Counsellor's Corner

Safety on the Internet

More and more we are using the internet to expand our knowledge, be entertained, play games and chat with others.  While this is exciting and opens up a whole new world to us, as parents and teachers, we need to ensure that our children are safe while online.  Recently I have been exploring a new website, "The Door that's not Locked" found at  This website raises awareness about things kids are doing online and discusses the risks associated with the internet.  In a very user friendly format, many tips and safety strategies are provided for parents, teachers and kids.  I highly recommend it for everyone. 

Recently I was sent several copies of Safety and the Internet:  A parent's guide for children ages 8 & 9 and ages 10-12 in print form from "the Door that's not Locked".   If you are interested in a copy, please drop by my office. 

The Importance of Sleep

I have been thinking a lot lately about sleep.  Perhaps it is because I am tired at this time of year adjusting to new routines, or that I know many children tell me how tired they are.  This got me thinking and reading about the importance of sleep.  Sleep is as important to our health as exercise and nutrition.  Sleep helps our bodies to restore energy, to concentrate and to focus.  A constant lack of sleep impacts both our mental and physical development.  Lack of sleep in children has been linked to mood swings, behavior problems, hyper-activity, and academic problems.  Without sufficient sleep our mental alertness is altered.  Although we are still able to go through routines, our ability to focus is impaired and we have more difficulty understanding and remembering new information.  For children in school, this can be very frustrating as they may miss important information, experience difficulty recalling information, and find it difficult to take in, think about, and remember new concepts.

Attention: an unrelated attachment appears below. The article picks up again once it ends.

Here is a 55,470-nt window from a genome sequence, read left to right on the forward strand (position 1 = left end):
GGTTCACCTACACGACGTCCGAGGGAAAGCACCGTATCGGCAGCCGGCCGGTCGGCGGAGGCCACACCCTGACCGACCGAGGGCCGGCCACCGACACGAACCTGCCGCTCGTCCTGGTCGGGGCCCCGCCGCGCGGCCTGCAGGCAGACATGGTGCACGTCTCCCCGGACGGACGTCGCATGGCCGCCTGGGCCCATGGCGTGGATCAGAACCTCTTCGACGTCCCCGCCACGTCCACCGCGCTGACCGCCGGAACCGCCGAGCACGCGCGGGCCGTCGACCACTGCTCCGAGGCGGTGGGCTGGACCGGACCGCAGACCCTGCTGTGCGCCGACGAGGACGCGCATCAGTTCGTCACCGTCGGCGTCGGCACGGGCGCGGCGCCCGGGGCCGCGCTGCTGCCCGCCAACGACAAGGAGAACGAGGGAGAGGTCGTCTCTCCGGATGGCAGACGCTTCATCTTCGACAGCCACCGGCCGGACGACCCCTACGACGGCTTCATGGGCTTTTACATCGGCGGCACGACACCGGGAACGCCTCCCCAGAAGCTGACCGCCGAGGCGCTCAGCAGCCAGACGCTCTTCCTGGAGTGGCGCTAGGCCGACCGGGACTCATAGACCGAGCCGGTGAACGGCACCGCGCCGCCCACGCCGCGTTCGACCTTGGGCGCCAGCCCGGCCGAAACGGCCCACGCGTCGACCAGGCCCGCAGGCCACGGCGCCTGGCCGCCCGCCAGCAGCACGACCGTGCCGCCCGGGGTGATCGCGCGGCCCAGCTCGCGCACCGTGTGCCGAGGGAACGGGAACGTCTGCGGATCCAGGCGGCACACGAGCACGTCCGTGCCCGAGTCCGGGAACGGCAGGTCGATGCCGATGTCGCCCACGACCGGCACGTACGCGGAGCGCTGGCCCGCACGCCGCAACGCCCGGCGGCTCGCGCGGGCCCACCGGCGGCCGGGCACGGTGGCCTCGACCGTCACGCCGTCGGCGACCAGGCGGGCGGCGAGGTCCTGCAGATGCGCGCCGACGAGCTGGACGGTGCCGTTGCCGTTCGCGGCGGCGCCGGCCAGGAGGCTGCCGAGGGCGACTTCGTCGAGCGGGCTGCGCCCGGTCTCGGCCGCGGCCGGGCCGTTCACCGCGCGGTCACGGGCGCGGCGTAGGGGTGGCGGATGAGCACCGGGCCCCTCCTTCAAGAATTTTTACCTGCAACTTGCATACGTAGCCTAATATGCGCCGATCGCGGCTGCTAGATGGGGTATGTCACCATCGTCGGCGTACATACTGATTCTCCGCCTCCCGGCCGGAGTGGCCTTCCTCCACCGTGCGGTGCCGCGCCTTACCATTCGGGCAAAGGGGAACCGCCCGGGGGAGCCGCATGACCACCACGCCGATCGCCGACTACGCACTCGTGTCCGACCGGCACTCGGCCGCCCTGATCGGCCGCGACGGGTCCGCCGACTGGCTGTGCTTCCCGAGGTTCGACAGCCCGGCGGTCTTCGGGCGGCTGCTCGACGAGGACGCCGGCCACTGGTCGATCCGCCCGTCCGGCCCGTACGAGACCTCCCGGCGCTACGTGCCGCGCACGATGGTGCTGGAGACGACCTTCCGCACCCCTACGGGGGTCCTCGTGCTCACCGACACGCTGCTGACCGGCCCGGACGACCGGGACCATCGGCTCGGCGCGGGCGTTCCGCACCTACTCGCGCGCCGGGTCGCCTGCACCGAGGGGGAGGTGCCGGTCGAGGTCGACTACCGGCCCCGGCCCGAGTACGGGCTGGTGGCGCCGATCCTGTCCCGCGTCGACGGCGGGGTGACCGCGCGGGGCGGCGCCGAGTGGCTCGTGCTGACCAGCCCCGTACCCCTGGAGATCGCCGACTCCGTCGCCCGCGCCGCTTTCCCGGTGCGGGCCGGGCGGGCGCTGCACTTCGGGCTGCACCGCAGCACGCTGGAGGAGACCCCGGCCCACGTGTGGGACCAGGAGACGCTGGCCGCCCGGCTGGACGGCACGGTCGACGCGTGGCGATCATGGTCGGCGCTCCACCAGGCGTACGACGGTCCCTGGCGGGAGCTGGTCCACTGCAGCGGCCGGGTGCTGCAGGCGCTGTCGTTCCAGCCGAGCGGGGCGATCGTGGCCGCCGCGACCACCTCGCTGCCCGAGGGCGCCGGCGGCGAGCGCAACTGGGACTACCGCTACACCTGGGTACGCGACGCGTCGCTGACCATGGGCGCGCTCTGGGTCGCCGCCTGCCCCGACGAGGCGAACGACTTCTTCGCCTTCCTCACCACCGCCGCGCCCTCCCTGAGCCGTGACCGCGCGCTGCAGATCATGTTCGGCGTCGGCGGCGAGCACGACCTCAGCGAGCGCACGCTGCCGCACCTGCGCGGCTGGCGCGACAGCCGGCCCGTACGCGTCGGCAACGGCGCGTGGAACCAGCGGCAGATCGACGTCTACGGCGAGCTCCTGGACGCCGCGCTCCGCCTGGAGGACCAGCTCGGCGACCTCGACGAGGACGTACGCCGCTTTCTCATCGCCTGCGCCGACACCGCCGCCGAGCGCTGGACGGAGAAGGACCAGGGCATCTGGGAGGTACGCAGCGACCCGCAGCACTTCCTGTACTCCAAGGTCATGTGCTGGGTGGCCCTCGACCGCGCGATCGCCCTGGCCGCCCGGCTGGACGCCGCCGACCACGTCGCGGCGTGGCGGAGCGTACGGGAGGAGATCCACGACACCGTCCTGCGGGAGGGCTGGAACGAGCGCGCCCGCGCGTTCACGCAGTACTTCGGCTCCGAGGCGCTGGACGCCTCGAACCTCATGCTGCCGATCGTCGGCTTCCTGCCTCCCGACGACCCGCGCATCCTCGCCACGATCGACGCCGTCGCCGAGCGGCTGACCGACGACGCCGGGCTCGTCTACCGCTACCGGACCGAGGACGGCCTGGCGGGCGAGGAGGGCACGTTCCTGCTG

So how much sleep should children get?  The recommendation is between 9 and 11 hours for children between the ages of 5 and 12 years of age.  But it is not just the hours of sleep, it is also necessary to have continuous sleep.  Establishing routine bedtime schedules that allow for a half hour relaxing activity before bed helps to induce sleep.  It is also important that a child’s bedroom is a quiet place.  T.V., computers, and caffeine prior to bed may lead to difficulties with falling asleep, nightmares, or disrupted sleep where the child sleeps for short periods then wakes up and eventually sleeps again.  Sleep is a very important part of healthy living.  Talk to your child about the importance of sleep in our lives and how it helps our bodies to be able to learn new skills and our brains to be able to think smarter.